Craig Ferguson last night: no audience, one guest, a great hour of TV
Craig Ferguson had no studio audience last night, and only one guest: actor-writer-comedian-polymath and occasional Bones cast member Stephen Fry. They just talked. It was one of the best hours of TV I’ve seen in a while. It was also a crucial Late Late Show at a crucial time, just before the late-night wars begin once again.
Ferguson commenced the show by explaining that the “terrible thing unfolding on NBC” had driven him to think anew about the late-night traditions started by Steve Allen, Jack Paar, Johnny Carson, and “lovingly deconstructed” by David Letterman. And one of the inspirations for this one-on-one chat with Fry was a predecessor in the 12:35 time period, the late, “cranky, wonderful” Tom Snyder and his Tomorrow Show. (Check out my evening with Tom Snyder some time.)
One result of this re-thinking was last night’s “experiment”: Nothing new, Ferguson hastened to point out, but — well, yes, new enough. He and Fry wondered whether “it’s possible to talk to someone without people whooping in the background.” It certainly was.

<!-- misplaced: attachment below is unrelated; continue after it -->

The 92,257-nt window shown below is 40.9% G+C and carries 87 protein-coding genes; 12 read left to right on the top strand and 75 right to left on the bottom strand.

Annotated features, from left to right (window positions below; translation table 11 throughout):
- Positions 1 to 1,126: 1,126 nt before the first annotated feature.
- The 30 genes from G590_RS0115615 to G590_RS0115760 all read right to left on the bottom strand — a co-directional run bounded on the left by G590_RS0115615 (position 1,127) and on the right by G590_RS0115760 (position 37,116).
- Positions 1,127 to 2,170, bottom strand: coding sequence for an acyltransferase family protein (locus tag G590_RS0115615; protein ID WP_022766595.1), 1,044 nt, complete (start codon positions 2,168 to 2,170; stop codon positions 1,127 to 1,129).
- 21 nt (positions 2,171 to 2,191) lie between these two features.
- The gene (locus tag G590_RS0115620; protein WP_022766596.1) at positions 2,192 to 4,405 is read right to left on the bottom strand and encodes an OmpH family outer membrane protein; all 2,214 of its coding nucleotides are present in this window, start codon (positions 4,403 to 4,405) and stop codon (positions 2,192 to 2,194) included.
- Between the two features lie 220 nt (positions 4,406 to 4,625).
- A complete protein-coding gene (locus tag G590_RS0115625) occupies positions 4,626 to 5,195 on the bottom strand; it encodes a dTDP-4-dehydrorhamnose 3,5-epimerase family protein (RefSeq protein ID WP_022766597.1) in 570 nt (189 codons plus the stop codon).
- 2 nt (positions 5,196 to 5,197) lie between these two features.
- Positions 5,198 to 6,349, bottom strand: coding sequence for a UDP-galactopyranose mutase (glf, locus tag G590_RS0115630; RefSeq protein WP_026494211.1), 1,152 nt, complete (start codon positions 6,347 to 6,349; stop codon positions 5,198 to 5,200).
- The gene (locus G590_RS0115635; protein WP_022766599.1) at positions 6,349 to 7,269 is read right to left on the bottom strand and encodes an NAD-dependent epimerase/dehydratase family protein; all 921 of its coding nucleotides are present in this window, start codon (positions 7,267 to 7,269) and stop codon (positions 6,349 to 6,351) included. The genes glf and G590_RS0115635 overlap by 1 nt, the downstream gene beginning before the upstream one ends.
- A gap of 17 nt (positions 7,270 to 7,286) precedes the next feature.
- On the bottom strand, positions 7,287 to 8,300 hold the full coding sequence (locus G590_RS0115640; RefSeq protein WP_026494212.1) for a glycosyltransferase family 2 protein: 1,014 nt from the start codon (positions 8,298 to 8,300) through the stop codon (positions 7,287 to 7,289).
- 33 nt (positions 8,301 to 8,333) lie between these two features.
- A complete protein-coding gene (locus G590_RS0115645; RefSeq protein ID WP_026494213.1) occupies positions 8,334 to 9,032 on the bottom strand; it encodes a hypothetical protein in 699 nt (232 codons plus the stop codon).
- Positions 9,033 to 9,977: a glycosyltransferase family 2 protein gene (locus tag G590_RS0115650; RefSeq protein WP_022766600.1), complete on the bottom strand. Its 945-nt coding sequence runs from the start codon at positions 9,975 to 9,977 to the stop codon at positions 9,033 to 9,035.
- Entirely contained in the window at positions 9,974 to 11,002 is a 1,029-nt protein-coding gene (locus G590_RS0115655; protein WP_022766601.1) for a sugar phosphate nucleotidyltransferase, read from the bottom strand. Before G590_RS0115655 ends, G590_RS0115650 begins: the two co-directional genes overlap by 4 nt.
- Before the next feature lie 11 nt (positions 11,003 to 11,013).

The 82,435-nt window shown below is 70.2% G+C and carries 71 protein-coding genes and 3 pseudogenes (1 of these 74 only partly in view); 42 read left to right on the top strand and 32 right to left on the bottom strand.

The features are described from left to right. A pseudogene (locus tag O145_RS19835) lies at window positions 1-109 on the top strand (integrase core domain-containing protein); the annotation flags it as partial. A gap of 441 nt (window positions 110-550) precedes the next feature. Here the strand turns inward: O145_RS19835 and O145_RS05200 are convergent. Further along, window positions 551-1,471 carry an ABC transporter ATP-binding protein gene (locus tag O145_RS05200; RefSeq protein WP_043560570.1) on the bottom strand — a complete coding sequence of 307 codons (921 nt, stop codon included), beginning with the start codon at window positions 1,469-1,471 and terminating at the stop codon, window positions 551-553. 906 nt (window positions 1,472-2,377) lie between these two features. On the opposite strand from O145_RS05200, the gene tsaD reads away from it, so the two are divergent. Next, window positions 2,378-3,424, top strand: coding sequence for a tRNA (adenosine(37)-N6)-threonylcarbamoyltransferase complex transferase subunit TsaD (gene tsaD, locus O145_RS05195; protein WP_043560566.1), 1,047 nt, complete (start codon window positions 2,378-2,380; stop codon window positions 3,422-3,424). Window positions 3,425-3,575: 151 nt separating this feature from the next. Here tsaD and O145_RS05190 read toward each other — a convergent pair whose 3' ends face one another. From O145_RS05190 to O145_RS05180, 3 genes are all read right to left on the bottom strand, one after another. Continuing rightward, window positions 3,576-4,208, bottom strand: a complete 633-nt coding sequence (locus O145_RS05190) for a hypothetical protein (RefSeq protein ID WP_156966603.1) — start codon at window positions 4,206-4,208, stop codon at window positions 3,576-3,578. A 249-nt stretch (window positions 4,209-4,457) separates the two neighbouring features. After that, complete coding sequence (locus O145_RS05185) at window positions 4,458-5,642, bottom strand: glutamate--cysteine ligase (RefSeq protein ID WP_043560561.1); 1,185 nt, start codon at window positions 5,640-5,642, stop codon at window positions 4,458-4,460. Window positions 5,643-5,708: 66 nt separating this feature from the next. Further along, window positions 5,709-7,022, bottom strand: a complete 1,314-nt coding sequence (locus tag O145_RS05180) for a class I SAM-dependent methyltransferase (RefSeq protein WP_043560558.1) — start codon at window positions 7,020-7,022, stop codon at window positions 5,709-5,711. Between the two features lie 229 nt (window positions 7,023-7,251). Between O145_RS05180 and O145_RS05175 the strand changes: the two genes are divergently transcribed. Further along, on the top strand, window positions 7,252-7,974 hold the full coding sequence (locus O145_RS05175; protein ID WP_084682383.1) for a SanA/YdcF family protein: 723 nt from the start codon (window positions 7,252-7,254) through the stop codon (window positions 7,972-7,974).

Fry is a wonderful talker, of course. He and Ferguson discussed Hugh Laurie (he and Fry were a much-loved comic duo, Fry and Laurie, in the 1980s and early ’90s), Jersey Shore (“I’d like to have abdominal muscles like that,” said Craig) the punk rock scene in 1970s London (one of the 52-year-old Fry’s formative experiences), Zac Efron (“very beautiful and very talented,” remarked the eternally open-minded Ferguson), and Twitter (Fry is an avid, prolific “early adopter,” as he put it, and remember you can follow you-know-who #CraigyFerg).
They talked about Fry’s cocaine use, Craig’s alcohol use, and the uselessness of getting older. “I doubt I would recognize Lady Gaga if she walked into a room unless she had a wedding cake on her head,” admitted Fry. “I feel like a fogey,” said Ferguson, “but the best way to [combat] that is not to talk about how good things used to be, but appreciate what’s new.”
What was new last night was this old-fashioned hour, in which two people conversed in an enlightening, deceptively casual way. It was terrific to see two pros like this.
I vote for one edition a month of The Late Late Show in this format.
And finally, in intemperate complaint: Could CBS please start putting Ferguson’s show up on the CBS website early the next morning so people who missed it can watch the %$#@* thing? I mean, you’ve got a national treasure here. Start treating him better.
How about you? Did you watch?